MANILA, Philippines – What if the Aquino administration's list of lawmakers allegedly involved in the multi-billion peso pork barrel scam does not include any of its allies?
Former senator and Rehabilitation Secretary Panfilo "Ping" Lacson vowed he will not let the government get away with it.
On Wednesday, May 7, after apprising the media on rehabilitation efforts in areas affected by Super Typhoon Yolanda 6 months after it struck the Visayas, Lacson told reporters he will "call the attention of authorities" if the Department of Justice (DOJ) releases a sanitized list.
"If I see that it has been cleaned – if I have people on my list that is not included [in theirs] who happen to be allied with Malacañang – I will know that it's been cleaned. Then I will come out," he said in a mix of Filipino and English, responding to questions.
He also said there are more senators involved than what he had initially said. Earlier, Lacson said Napoles identified fewer than 19 senators but the number was enough to "reach a quorum."
"What I said was wrong when I said 'enough to constitute a quorum.' Actually, [it's] enough to ratify a treaty," he said.
The number of senators required to ratify a treaty is at least two-thirds of the total number of senators or 16. The minimum number required to constitute a quorum is 13.
Lacson is referring to the list that alleged pork barrel scam mastermind Janet Lim Napoles had given to Justice Secretary Leila de Lima. It is supposed to contain the names of all the lawmakers who worked with her in channeling their Priority Development Assistance Fund (PDAF) to her bogus non-governmental organizations (NGOs) in exchange for hefty kickbacks.
The scam is seen as the biggest corruption scandal in the Philippines in recent history.
De Lima has refused to release the list until it has been verified by her department.
But Lacson revealed he has his own list, claiming the Napoles camp first approached him last month to offer to “tell all” about the scam, even before De Lima met with the detained businesswoman on April 21.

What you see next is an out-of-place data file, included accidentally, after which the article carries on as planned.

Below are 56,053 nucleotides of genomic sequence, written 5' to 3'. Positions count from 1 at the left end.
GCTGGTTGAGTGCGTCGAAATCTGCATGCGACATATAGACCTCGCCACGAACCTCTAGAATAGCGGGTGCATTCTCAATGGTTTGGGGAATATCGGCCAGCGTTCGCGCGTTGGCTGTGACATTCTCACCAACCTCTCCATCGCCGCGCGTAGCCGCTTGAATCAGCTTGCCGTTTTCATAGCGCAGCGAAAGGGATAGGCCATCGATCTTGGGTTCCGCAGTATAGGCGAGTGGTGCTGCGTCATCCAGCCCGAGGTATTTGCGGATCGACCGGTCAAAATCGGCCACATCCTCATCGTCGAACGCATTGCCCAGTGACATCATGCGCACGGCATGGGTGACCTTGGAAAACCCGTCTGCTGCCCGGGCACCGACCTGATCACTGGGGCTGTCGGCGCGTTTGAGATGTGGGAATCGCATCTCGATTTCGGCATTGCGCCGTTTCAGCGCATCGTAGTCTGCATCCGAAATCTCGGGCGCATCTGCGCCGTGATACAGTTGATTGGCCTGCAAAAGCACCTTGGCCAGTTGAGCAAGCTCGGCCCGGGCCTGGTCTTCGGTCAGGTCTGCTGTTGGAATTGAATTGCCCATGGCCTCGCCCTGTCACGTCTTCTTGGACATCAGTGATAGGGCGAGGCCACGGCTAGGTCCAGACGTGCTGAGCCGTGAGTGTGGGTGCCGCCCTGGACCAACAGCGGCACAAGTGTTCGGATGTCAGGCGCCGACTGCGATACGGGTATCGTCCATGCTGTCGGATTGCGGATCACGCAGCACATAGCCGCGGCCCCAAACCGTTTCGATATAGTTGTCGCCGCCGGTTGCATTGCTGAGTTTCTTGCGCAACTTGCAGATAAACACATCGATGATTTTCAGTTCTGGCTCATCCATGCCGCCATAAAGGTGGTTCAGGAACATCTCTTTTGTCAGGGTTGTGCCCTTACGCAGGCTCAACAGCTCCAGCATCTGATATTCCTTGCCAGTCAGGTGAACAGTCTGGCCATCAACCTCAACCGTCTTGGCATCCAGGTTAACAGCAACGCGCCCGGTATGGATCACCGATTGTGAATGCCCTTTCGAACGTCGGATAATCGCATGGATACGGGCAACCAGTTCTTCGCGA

Backed by evidence
Lacson however expressed confidence in De Lima and said he does not think she would clean up the list, "knowing her."
He also shrugged off concerns that Napoles may be playing games on all of them. (READ: Napoles wants to be state witness – De Lima)
"She can play games for all I care; she's the one in jail after all," he sniped.
"I know how to evaluate documents. She cannot trick me because I really asked for documents. It cannot be say-so, it cannot be narration, it cannot be unsigned affidavits."
Lacson said he asked for affidavits, exact special release allotment order (SARO) numbers and supporting documents.
"I wouldn't just bite on the basis of a mere say-so by Napoles," he said.
He also said he knew nothing about the list of Whistle Blowers Association president Sandra Cam, who earlier this week said there are about 100 legislators on a list given to her by an unimpeachable source, including 16 senators. Lacson denied the list came from him.
"I don't know where that [list] came from....We've never talked about the list," he said.
Lacson previously confirmed that Napoles mentioned more names not previously brought up in the scam, including "noisy" lawmakers criticizing those already implicated.
He also confirmed Senators Ramon “Bong” Revilla Jr, Jinggoy Estrada and Juan Ponce Enrile, who now face plunder charges for their alleged involvement along with Napoles, are on the list.
Meanwhile, De Lima promised she would not sanitize the list and asked the public for patience as her department vets the names implicated by Napoles to make sure they are backed up by documentary evidence.